Discover more from You Think Too Much
Tears and goosebumps and awe
Or how much we really do need each other
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When I hear a good ghost story, my eyes tear up. I’ve never really understood why. I don’t really believe in ghosts. I don’t not believe in them, either. But scary or not, I almost always get a little teary.
Other things that make me tear up? Weddings. The fourth of July parade in Madison (I know, embarrassing, and yet). Sappy commercials. The series finale of Buffy the Vampire Slayer. Sports triumph stories. Or a story I just read about the first time Beethoven’s, “Ode to Joy,” was ever played for an audience.
While he was composing, “Ode to Joy,” Beethoven was in a bad way. Deaf. Mourning the death of his nephew, Karl. Lonely, because his deafness made it hard to socialize.
On the day of the performance, Beethoven stood before the symphony, forlorn and disheveled. He made the gestures of a madman and the musicians weren’t sure what he was trying to convey. They played the new piece. Beethoven stood on the stage, his back to the audience, lost inside the music in his head. He didn’t know when the song was done. One of the musicians had to take him by the shoulders and gently turn him around.
There he saw the audience, on their feet, waving their hats and gesturing wildly so that Beethoven, who could not hear their applause or shouts or whistles, would know their approval. So he could see what he had created—joy.
This story made me tear up when I read it in Susan Cain’s book, Bittersweet. Why?
I listened to an interview this week with Dacher Keltner, a positive psychologist with a new book out about the power of awe. One of the top awe-inducing experiences for people, around the world? Other people. Acts of bravery or compassion fill us with awe. As do experiences of collective effervescence, that bubbly joy that comes with being together with other human beings. Nature is a big source of awe, too, but the top two awe-inducing experiences are other people.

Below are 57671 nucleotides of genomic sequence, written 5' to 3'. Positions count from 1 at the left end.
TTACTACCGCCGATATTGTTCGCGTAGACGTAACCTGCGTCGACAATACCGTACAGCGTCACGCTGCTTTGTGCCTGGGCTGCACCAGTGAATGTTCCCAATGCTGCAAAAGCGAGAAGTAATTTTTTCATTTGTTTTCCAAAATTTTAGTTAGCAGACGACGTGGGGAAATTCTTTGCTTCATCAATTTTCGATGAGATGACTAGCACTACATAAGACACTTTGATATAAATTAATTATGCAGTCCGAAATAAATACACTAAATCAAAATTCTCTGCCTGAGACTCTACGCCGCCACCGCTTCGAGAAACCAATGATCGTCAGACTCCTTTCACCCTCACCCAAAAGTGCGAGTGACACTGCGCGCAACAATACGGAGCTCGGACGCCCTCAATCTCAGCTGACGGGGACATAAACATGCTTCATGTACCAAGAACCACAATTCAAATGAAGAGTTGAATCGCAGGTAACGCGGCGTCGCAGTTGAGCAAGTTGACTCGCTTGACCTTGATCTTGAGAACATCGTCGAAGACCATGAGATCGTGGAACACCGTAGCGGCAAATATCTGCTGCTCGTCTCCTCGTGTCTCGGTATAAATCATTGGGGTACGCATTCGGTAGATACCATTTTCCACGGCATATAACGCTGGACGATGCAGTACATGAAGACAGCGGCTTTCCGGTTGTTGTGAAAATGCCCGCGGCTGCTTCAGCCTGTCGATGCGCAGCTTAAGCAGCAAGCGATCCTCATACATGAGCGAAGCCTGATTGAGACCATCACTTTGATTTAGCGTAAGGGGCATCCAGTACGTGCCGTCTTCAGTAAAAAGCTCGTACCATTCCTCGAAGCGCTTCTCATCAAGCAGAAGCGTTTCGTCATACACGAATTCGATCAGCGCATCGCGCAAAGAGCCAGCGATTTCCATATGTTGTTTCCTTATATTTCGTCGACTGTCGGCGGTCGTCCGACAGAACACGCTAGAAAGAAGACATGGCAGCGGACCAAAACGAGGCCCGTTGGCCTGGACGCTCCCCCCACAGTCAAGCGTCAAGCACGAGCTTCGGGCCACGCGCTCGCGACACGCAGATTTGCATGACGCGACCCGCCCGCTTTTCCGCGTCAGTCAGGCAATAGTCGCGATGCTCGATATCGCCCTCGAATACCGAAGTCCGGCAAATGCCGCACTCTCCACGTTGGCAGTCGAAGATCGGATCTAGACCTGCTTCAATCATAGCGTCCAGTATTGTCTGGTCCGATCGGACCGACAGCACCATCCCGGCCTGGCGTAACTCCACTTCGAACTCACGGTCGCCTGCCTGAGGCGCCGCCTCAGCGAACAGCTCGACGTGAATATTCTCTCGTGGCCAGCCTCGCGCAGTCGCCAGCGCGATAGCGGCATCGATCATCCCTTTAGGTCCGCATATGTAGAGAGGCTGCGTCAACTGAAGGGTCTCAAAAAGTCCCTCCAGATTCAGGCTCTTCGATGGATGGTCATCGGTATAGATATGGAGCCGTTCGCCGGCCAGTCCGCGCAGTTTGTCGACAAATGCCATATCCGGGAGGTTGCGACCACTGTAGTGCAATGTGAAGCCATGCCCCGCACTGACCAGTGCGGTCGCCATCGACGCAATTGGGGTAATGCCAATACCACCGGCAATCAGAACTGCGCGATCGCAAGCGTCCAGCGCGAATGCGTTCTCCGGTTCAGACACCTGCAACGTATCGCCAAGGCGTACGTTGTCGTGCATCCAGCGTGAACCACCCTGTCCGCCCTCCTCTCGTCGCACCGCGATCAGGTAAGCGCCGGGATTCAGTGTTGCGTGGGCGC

Experiences of awe have all kinds of benefits for our mental and physical health, so we should all be seeking out awe. Keltner goes on awe walks, where he purposefully pays attention to the awe-inspiring in the every day. A butterfly in February. An old man petting his dog. Old women having their hair done in the beauty shop—the intimacy and kindness of that act. People taking care of each other often fills me with awe.
Awe is an emotion that pulls us out of ourselves. Literally. The me-centered parts of our brain slow down when we experience awe.
What does that have to do with tears and goosebumps? At the very end of the podcast, Keltner explains that strong emotions give us goosebumps—emotions like awe. The phenomenon of goosebumps is the same phenomenon that makes your cat bristle up if you sneak up on them or they’re hissing at another cat invading their space. We don’t have fur like cats or dogs anymore, but what hair we have is standing on end when we get goosebumps.
In mammalian evolution, we would fluff up our fur so we could huddle together for warmth and safety in the face of threats. Goosebumps are connected to those experiences of community and connection. Primatologist Jane Goodall observed the goosebump phenomenon in apes when they looked at a waterfall. We’re hard-wired for awe and awe is about connection to something bigger than ourselves.
And tearing up? Of course, we cry when we’re angry or sad. But that unique feeling of tearing up at a wedding or a parade or a sappy commercial or when Buffy shares her power with all the other potentials or a story about Beethoven or ghost stories? Research shows what those experiences tend to have in common is community. We cry when we see people forming community. Or reinforcing community. When the audience responds to Beethoven’s symphony. When a ghost story suggests that even after death, maybe we’re not alone. What moves us most frequently are our attempts to bridge the great, lonely divide between us.
Which makes me tear up just a little bit.
If you follow me on social media (you do, don’t you?), you might have seen that I have a piece in the Playing Authors anthology, from Old Iron Press. Old Iron Press is a new, female-led, independent press based here in Indiana and so happy to part of their exciting new venture. The anthology will be coming out in the fall, so look for announcements about where and how to buy your copy. My piece is about Hemingway and, yes, there are cats.
Also, it’s break week (thank the gods), which means I have more time and brain space, so look for another post later this week for paid subscribers—a behind the scenes look at the self-publishing process. Which is ongoing! I don’t have a definite date yet, but look for my young adult novel, FAIR GAME, about a girls basketball team that challenges the boys to a high-stakes game, to be available for pre-order soon. There will be lots of opportunities to be on the launch team and to help with spreading the word, so get ready! Get excited! Go team!